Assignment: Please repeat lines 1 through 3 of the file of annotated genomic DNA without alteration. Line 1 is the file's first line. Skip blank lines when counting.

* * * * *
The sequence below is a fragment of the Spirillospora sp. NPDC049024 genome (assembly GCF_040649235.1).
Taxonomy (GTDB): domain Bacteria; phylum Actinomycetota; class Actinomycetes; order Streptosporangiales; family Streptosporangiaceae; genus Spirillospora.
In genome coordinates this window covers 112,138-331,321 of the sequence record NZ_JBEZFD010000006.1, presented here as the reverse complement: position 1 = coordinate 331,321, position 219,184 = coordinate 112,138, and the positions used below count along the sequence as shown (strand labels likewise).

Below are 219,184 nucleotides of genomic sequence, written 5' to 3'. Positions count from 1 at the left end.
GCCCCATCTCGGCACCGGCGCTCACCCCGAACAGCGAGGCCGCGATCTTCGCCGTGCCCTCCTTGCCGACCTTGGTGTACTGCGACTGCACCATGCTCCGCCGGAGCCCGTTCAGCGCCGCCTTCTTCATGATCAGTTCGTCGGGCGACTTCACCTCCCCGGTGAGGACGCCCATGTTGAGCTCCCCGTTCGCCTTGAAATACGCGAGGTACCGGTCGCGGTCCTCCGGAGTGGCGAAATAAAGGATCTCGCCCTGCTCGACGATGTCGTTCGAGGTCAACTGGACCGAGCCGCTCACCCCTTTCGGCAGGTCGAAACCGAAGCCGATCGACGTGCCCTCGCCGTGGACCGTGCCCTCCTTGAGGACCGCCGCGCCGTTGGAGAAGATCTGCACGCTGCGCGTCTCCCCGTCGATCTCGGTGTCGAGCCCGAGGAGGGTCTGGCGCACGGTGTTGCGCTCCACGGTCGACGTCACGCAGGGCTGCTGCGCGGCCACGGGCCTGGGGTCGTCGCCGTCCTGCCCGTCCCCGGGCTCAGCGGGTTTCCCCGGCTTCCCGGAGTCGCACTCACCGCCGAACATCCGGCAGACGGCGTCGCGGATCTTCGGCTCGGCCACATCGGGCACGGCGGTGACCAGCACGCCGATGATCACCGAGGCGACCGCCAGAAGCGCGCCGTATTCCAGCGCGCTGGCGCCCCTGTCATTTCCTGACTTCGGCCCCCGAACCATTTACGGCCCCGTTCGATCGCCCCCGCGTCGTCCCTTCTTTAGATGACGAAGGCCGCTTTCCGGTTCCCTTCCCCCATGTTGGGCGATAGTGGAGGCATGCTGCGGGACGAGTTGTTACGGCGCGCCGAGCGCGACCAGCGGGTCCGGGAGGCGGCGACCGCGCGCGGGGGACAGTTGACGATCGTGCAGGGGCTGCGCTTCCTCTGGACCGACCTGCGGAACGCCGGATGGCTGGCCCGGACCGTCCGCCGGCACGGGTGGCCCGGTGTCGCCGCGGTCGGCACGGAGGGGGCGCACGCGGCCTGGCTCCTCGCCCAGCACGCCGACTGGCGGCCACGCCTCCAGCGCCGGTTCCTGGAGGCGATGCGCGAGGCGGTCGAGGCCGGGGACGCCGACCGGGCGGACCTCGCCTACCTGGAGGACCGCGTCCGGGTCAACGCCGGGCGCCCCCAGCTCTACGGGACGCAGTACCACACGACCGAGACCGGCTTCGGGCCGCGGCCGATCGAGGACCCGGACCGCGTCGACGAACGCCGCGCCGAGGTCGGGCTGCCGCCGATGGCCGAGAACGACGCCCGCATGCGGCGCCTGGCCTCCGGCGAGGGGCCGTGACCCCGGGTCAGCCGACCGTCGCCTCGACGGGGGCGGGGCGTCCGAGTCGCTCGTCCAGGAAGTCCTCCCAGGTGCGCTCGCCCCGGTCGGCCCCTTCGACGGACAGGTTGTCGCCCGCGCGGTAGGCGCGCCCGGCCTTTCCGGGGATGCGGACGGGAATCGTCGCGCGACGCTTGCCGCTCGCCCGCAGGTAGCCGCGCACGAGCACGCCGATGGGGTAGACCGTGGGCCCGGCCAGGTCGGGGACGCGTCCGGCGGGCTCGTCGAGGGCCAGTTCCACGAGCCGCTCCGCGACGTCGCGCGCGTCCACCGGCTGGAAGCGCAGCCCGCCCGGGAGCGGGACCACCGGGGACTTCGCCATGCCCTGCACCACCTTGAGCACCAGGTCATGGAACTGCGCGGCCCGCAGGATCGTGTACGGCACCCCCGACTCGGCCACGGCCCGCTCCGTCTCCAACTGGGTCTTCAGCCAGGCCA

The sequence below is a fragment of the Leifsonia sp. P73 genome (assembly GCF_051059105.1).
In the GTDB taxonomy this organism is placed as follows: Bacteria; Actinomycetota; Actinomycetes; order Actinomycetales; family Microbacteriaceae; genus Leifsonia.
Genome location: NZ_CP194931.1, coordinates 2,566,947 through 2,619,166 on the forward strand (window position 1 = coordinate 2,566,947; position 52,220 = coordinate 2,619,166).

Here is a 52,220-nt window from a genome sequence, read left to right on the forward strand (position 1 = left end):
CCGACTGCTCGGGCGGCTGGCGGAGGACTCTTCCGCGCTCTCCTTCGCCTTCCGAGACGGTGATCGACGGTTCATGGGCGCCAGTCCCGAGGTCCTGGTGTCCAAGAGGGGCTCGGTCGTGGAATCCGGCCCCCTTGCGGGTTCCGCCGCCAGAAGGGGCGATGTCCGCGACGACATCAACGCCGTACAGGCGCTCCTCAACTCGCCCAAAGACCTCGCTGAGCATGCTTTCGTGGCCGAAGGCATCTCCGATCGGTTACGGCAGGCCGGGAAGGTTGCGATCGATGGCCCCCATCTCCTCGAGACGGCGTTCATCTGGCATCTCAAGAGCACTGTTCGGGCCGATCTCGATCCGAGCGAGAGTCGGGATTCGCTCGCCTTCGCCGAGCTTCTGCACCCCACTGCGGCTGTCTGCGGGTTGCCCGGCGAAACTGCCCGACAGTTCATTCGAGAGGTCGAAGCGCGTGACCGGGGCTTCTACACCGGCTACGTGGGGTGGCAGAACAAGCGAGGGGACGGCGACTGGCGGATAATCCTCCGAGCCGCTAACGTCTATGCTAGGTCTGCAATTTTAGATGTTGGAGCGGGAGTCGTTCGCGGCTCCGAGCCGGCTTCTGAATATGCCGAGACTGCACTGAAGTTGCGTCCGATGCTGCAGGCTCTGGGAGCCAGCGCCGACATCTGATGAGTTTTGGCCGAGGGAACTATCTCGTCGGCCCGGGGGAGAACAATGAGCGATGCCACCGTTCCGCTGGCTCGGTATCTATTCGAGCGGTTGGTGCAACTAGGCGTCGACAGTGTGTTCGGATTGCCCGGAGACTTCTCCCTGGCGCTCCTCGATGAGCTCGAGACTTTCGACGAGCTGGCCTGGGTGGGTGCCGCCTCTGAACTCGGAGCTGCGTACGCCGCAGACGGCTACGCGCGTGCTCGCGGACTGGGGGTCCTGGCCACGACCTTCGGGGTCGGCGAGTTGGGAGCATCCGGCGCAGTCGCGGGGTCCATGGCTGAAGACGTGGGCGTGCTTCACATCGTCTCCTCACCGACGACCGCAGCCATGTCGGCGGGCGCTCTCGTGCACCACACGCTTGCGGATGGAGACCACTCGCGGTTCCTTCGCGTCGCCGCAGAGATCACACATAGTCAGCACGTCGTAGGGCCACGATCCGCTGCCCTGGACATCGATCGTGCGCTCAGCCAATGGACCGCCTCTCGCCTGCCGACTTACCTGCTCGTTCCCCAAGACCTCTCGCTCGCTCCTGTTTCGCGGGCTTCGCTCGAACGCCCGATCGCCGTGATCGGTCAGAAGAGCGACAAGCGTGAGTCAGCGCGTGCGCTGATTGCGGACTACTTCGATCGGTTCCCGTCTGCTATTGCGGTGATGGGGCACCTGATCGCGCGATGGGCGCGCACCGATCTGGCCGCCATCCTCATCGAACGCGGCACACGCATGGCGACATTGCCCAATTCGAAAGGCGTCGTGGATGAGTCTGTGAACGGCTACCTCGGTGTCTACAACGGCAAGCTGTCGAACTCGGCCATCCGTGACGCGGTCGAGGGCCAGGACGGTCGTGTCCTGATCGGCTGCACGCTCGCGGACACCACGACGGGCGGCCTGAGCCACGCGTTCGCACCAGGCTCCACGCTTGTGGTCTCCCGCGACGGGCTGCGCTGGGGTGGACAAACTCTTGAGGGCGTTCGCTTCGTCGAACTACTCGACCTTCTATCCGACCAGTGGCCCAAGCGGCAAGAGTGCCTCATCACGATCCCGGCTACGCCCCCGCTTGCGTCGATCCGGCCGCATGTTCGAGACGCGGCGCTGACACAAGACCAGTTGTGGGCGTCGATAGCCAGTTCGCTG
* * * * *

The sequence below is a fragment of the Spirillospora sp. NPDC049024 genome (assembly GCF_040649235.1).
Taxonomy (GTDB): domain Bacteria; phylum Actinomycetota; class Actinomycetes; order Streptosporangiales; family Streptosporangiaceae; genus Spirillospora.
In genome coordinates this window covers 112,138-331,321 of the sequence record NZ_JBEZFD010000006.1, presented here as the reverse complement: position 1 = coordinate 331,321, position 219,184 = coordinate 112,138, and the positions used below count along the sequence as shown (strand labels likewise).